Content with tag bees .

Wildfires could have positive effects on ant and bee communities

La hormiga del desierto (Cataglyphis velox) habita en el norte de África y sur de Europa y suele anidar en la arena y debajo de piedras, aunque es frecuente verlas subir a determinadas plantas en busca del néctar de sus flores. Foto: J. Manuel Vidal-Cordero.

A study led by the Doñana Biological Station reveals that species richness and diversity of ants and bees could increase after a wildfire. Some of these positive effects could persist over the long term.

Researchers from the Doñana Biological Station has evaluated the effects of fire on ant and bee communities in Mediterranean pine forests in Andalusia. Their short and long-term results could suggest that wildfires, at least in coniferous systems, are not as negative as one might think and could have positive effects, especially on ant communities.

"The natural regime of wildfires has been replaced by an anthropogenic regime, of human origin, characterized by more severe fires, of greater extension and intensity, and that occur more often", explains J. Manuel Vidal Cordero, predoctoral researcher at the Doñana Biological Station – CSIC and first author of the study. For this reason, according to the researcher, it is important to know how organisms respond to this current regime of wildfires and have data to face that this poses for the conservation of biodiversity.

To carry out this study, several approaches have been used to have a more integrated and holistic view of the effects of wildfires on biodiversity. Two taxonomic groups, ant and bee communities, and two different responses, taxonomic and functional, were assessed. In addition, the study was carried out on a spatio-temporal scale. The team sampled 35 pine forests that had experienced a wildfire at some point in the past, recently and up to 41 years ago.

One of the questions the team wanted to answer was whether fire simplifies the complexity of the ecosystem, causing a reduction in species diversity or, on the contrary, creates new niches. The data seemed to confirm the latter: ant and bee species richness had increased in fire-affected areas compared to unburned areas. "These results were independent of the time since fire, which indicates that these effects could last for a long time," says Vidal Cordero.

In addition, six of the thirteen ant functional traits analyzed differed between burned and unburned areas. For example, in burned areas, ant communities with more ground-nesting and more strictly diurnal species were observed. These differences in species traits did decrease as time since fire increased. Others, however, persisted over time. In the burned areas, a greater number of species with a higher degree of morphological differences in the worker caste (polymorphism) and also more species whose colonies have only one queen (monogynous) were detected, regardless of how much time had passed.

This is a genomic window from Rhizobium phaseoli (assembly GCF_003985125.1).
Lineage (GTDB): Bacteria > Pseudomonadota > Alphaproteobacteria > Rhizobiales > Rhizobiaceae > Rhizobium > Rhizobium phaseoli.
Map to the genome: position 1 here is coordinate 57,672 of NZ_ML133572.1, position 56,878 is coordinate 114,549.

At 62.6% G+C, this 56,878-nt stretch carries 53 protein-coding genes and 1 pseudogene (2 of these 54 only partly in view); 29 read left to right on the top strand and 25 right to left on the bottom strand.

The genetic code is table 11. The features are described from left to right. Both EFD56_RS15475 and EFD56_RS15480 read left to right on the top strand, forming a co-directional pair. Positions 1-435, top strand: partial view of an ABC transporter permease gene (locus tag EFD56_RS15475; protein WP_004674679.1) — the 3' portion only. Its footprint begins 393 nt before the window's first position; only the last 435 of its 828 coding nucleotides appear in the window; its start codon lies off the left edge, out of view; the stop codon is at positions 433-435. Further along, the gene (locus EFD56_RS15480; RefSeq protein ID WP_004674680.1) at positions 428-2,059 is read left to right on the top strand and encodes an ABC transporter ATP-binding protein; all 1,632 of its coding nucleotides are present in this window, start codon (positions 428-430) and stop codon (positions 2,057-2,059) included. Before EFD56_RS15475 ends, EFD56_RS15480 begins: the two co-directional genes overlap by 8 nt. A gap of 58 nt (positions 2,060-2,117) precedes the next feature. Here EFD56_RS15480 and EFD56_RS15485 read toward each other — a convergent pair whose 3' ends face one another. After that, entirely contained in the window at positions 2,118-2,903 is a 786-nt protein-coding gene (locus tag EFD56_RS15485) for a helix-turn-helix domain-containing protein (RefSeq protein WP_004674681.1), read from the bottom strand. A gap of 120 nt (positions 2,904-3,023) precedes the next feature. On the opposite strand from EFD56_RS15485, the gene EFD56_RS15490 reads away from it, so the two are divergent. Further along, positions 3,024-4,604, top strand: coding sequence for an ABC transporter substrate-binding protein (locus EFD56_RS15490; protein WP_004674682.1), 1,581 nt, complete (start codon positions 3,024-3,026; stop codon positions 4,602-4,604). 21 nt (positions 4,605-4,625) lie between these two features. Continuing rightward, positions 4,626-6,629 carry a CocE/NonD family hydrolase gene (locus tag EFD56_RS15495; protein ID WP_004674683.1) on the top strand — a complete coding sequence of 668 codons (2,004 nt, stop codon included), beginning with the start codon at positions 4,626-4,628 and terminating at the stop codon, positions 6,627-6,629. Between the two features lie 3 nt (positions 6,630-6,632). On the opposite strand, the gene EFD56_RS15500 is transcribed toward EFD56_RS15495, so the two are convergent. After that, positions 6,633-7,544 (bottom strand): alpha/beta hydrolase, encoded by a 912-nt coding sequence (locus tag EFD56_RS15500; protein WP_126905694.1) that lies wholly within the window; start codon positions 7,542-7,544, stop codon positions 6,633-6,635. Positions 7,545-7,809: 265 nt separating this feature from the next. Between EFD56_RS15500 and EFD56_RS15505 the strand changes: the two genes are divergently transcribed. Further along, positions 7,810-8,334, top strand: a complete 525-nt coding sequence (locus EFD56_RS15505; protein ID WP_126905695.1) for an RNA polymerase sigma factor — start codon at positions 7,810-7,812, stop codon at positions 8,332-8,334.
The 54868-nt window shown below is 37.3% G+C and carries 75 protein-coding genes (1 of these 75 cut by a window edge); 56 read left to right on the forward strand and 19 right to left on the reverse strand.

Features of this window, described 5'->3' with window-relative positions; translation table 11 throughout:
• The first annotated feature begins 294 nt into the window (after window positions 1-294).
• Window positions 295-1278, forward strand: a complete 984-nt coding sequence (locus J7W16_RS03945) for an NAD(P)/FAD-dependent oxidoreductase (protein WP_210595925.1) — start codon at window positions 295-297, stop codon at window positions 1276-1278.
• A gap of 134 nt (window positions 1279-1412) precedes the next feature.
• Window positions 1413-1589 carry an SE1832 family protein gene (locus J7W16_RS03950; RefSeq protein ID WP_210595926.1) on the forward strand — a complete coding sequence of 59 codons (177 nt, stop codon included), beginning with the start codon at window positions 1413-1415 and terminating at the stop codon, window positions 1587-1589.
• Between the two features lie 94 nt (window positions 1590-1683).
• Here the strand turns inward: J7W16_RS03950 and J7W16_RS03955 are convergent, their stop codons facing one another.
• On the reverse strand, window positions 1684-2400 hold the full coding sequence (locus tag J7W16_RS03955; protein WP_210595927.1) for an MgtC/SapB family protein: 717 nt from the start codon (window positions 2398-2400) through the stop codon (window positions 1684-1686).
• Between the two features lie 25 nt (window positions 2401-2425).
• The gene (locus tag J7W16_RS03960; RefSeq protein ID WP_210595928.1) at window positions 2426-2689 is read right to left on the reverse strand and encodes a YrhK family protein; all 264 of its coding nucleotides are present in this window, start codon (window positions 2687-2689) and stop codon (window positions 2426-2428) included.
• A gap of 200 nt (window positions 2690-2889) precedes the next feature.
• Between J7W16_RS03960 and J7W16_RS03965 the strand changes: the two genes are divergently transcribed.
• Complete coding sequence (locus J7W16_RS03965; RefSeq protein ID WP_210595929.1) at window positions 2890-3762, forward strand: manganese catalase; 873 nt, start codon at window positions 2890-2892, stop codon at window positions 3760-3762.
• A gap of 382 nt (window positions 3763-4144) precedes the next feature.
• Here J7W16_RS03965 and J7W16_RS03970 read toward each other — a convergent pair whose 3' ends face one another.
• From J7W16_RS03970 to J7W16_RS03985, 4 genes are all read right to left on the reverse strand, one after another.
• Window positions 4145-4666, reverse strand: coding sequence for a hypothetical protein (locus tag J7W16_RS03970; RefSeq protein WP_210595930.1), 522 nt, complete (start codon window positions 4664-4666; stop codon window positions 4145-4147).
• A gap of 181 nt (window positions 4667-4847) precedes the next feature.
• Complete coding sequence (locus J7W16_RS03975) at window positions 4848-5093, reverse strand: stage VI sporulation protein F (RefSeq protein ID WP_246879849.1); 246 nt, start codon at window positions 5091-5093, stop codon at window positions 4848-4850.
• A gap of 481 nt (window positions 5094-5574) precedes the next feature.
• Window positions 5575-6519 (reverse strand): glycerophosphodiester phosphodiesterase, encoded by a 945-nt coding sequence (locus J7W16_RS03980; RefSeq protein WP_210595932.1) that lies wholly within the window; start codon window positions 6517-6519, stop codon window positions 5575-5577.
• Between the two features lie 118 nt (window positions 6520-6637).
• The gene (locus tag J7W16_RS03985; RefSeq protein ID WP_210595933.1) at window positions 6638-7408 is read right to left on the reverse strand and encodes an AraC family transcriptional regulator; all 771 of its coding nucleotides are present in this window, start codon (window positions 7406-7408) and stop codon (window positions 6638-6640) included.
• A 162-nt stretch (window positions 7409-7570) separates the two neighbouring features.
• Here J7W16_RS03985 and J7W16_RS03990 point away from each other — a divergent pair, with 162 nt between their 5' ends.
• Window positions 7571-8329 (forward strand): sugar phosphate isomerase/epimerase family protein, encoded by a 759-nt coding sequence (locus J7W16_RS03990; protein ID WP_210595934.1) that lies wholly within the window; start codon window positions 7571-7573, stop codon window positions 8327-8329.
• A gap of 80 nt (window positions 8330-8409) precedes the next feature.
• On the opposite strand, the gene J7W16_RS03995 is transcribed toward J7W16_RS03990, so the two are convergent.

Future studies should investigate further additional fire characteristics that could impact community recovery, which were not considered in this study, such as fire recurrence, intensity or severity, or other management options of burned areas after fire.

Wildfire, promoter of richness and diversity of bee and ant communities

"Our study shows that fire has both short and long-term effects on ant and bee communities. While some functional traits are only modified in the short term, species richness and other functional traits are maintained for many years after the fire," summarizes the researcher. According to the results extracted from this work, rejuvenation of coniferous systems, always within a forest planning, should be considered as a promoter of the richness and diversity of these species. "It would be beneficial to develop an effective long-term monitoring system to detect changes in ecosystems and make recovery assessments after wildfires," he concludes.

The study has been published in the scientific journal Science of the Total Environment and, in addition to the Doñana Biological Statio, has the colaboration of the Research Institute of Insect Biology of the François Rabelais University of Tours y the Paris-Saclay University. This work is part of a Project of Excellence 2012 (RNM 2705) of the Andalusian Regional Government, the  Iberian Centre for Research and Forest Firefighting – CILIFO and the FIREPOCTEP project.


Vidal-Cordero, J. M., Angulo, E., Molina, F. P., Boulay, R. & X. Cerdá (2023). Long-term recovery of Mediterranean ant and bee communities after fire in southern Spain. Science of The Total Environment 887: 164132.


Content with tag bees .

Wildfires could have positive effects on ant and bee communities

A study led by the Doñana Biological Station reveals that species richness and diversity of ants and bees could increase after a wildfire. Some of these positive effects could persist over the long...

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